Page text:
5. Visits: Visit schools in the spring of junior year. If you go earlier, you'll quickly forget what the school was like. During summer, classes won't be in session, so you won't get a true flavor of the campus. And senior year fall is already filled with so much that you won't want to pack in college visits. After the visit, write a quick index card (some of my friends used a postcard from the college) of your most memorable experiences and things you liked and disliked. This will come in useful when you are writing "Why (fill in college name here)" application essays on what inspired you to apply. The cards are also lifesavers when you are deciding between which schools to apply or to attend. Be careful of overnight visits. These are best saved for when you make the key decision on the early decision school you decide to apply to, or when you have already gotten into schools and are trying to select the one to attend. If you overnight in other situations, you risk getting your hopes up even higher if you absolutely love your visit.
  6. Beware of false lures: While being in the "Who's Who" book may be a bit of an ego boost, it's not really worth it (read: it's a money-making scheme). The college admissions process is difficult and plenty of people try to take advantage of your confusion. Trust a girl who has sat through one too many slide shows with "college-admission professionals" trying to push their product. The best advisor in this process is often a trusted teacher, an experienced guidance counselor, or your high school's college or career center staff.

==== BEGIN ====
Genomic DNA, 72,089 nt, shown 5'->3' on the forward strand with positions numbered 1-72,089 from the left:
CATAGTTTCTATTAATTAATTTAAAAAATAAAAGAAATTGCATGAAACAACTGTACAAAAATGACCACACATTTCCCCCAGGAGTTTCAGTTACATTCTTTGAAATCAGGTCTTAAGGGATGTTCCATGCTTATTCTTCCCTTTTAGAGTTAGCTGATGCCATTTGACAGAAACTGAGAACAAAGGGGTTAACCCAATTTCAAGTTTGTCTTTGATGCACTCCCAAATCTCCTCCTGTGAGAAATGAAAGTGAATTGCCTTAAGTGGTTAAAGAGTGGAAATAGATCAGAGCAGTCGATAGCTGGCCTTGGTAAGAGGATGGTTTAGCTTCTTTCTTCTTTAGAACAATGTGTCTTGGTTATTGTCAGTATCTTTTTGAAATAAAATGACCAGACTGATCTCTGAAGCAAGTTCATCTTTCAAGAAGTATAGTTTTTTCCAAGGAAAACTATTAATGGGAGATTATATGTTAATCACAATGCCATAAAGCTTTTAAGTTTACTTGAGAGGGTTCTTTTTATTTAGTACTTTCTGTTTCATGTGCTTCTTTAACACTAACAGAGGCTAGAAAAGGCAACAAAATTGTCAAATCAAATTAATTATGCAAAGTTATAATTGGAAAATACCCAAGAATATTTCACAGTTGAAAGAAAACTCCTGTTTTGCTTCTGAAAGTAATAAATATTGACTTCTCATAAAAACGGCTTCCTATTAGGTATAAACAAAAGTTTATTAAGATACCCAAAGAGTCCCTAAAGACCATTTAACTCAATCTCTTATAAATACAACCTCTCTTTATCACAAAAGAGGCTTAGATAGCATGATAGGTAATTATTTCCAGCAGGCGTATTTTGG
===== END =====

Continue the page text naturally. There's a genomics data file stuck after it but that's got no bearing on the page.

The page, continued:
7. Instead of camp, consider getting a summer job: College applications have an entire section asking you about your employment during high school and the rule of thumb is to leave as few boxes on the application blank as possible. And yet, students are increasingly spending their summers on extremely expensive summer adventure or college-prep camps. Pre-college camps, specifically, are often a major waste of money. Parents, students spend almost no time in class at these camps! And students, while it is nice to dream, going to a college's camp often does not give you an edge in getting into the school! A summer job can teach you so much and earn you income (instead of dishing out a six-figure camp fee!). Also, a summer job can provide you with much more of a self-esteem boost, build up your street-smarts skills and show colleges your responsibility.
  8. Essays: Start off with making a list of qualities about yourself that you would like to show colleges and then think of examples and experiences that would back up these qualities. This approach will make sure that you cover your major traits and that your college essay is meaningful. Check for spelling errors many (many) times, and with the help of others, especially when you are submitting online. I definitely lost sleep over my misspelling "awarness"!
  9. The Interview: Plan out the key attributes about yourself that you were not able to communicate in your application. Also, have a couple of questions ready to ask your interviewer (eg. What was their personal experience like at the college? What surprised them most about the college?) A "Thank you" note to your interviewer sent within a day or so of your interview is definitely recommended. The note leaves a nice impression of you as they sit down to write their recommendation, which the admissions committee will read in evaluating your application.
  10. Passion: All this said, the best advice I have to offer is to avoid thinking too much about what might look good on your college application and just to be passionate about what you do!